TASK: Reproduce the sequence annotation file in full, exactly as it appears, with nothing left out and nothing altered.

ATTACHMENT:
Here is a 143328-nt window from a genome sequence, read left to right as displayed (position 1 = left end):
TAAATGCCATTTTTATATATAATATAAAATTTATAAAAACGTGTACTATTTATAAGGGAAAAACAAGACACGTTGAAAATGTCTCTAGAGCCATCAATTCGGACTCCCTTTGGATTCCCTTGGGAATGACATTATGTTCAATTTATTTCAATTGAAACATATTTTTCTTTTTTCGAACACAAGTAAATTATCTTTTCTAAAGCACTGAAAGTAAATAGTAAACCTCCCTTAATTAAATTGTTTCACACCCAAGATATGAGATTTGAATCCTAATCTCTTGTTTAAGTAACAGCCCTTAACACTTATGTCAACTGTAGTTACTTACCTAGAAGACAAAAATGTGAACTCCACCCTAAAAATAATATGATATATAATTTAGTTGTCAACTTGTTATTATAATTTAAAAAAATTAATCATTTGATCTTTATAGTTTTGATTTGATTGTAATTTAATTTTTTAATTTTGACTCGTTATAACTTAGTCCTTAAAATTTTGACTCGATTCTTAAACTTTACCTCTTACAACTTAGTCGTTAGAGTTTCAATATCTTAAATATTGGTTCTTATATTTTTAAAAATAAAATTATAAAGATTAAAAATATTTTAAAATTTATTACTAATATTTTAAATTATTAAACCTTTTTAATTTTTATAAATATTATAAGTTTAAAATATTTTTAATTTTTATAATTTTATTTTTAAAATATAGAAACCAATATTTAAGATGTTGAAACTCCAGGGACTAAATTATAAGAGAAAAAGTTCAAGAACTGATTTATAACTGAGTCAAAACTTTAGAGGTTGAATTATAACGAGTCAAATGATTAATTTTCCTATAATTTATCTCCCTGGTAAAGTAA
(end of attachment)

Here is a 143328-nt window from a genome sequence, read left to right as displayed (position 1 = left end):
TAAATGCCATTTTTATATATAATATAAAATTTATAAAAACGTGTACTATTTATAAGGGAAAAACAAGACACGTTGAAAATGTCTCTAGAGCCATCAATTCGGACTCCCTTTGGATTCCCTTGGGAATGACATTATGTTCAATTTATTTCAATTGAAACATATTTTTCTTTTTTCGAACACAAGTAAATTATCTTTTCTAAAGCACTGAAAGTAAATAGTAAACCTCCCTTAATTAAATTGTTTCACACCCAAGATATGAGATTTGAATCCTAATCTCTTGTTTAAGTAACAGCCCTTAACACTTATGTCAACTGTAGTTACTTACCTAGAAGACAAAAATGTGAACTCCACCCTAAAAATAATATGATATATAATTTAGTTGTCAACTTGTTATTATAATTTAAAAAAATTAATCATTTGATCTTTATAGTTTTGATTTGATTGTAATTTAATTTTTTAATTTTGACTCGTTATAACTTAGTCCTTAAAATTTTGACTCGATTCTTAAACTTTACCTCTTACAACTTAGTCGTTAGAGTTTCAATATCTTAAATATTGGTTCTTATATTTTTAAAAATAAAATTATAAAGATTAAAAATATTTTAAAATTTATTACTAATATTTTAAATTATTAAACCTTTTTAATTTTTATAAATATTATAAGTTTAAAATATTTTTAATTTTTATAATTTTATTTTTAAAATATAGAAACCAATATTTAAGATGTTGAAACTCCAGGGACTAAATTATAAGAGAAAAAGTTCAAGAACTGATTTATAACTGAGTCAAAACTTTAGAGGTTGAATTATAACGAGTCAAATGATTAATTTTCCTATAATTTATCTCCCTGGTAAAGTAA